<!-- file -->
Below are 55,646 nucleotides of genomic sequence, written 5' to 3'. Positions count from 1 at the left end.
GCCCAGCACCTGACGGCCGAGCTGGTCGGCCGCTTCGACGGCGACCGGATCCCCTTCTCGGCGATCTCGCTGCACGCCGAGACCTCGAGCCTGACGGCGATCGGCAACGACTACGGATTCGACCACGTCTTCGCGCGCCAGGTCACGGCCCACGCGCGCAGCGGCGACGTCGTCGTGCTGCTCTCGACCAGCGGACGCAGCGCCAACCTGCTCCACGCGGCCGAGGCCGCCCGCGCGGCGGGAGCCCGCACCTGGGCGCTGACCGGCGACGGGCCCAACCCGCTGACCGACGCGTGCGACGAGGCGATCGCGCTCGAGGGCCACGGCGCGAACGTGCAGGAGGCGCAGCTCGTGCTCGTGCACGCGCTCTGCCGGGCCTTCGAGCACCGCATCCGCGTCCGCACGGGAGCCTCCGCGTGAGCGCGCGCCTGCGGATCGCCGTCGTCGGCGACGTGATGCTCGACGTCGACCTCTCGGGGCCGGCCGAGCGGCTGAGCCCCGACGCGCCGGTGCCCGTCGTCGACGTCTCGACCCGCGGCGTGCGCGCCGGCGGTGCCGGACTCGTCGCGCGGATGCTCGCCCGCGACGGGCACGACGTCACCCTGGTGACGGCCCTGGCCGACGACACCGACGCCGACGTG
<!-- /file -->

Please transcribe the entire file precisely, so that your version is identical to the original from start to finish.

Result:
Below are 55,646 nucleotides of genomic sequence, written 5' to 3'. Positions count from 1 at the left end.
GCCCAGCACCTGACGGCCGAGCTGGTCGGCCGCTTCGACGGCGACCGGATCCCCTTCTCGGCGATCTCGCTGCACGCCGAGACCTCGAGCCTGACGGCGATCGGCAACGACTACGGATTCGACCACGTCTTCGCGCGCCAGGTCACGGCCCACGCGCGCAGCGGCGACGTCGTCGTGCTGCTCTCGACCAGCGGACGCAGCGCCAACCTGCTCCACGCGGCCGAGGCCGCCCGCGCGGCGGGAGCCCGCACCTGGGCGCTGACCGGCGACGGGCCCAACCCGCTGACCGACGCGTGCGACGAGGCGATCGCGCTCGAGGGCCACGGCGCGAACGTGCAGGAGGCGCAGCTCGTGCTCGTGCACGCGCTCTGCCGGGCCTTCGAGCACCGCATCCGCGTCCGCACGGGAGCCTCCGCGTGAGCGCGCGCCTGCGGATCGCCGTCGTCGGCGACGTGATGCTCGACGTCGACCTCTCGGGGCCGGCCGAGCGGCTGAGCCCCGACGCGCCGGTGCCCGTCGTCGACGTCTCGACCCGCGGCGTGCGCGCCGGCGGTGCCGGACTCGTCGCGCGGATGCTCGCCCGCGACGGGCACGACGTCACCCTGGTGACGGCCCTGGCCGACGACACCGACGCCGACGTG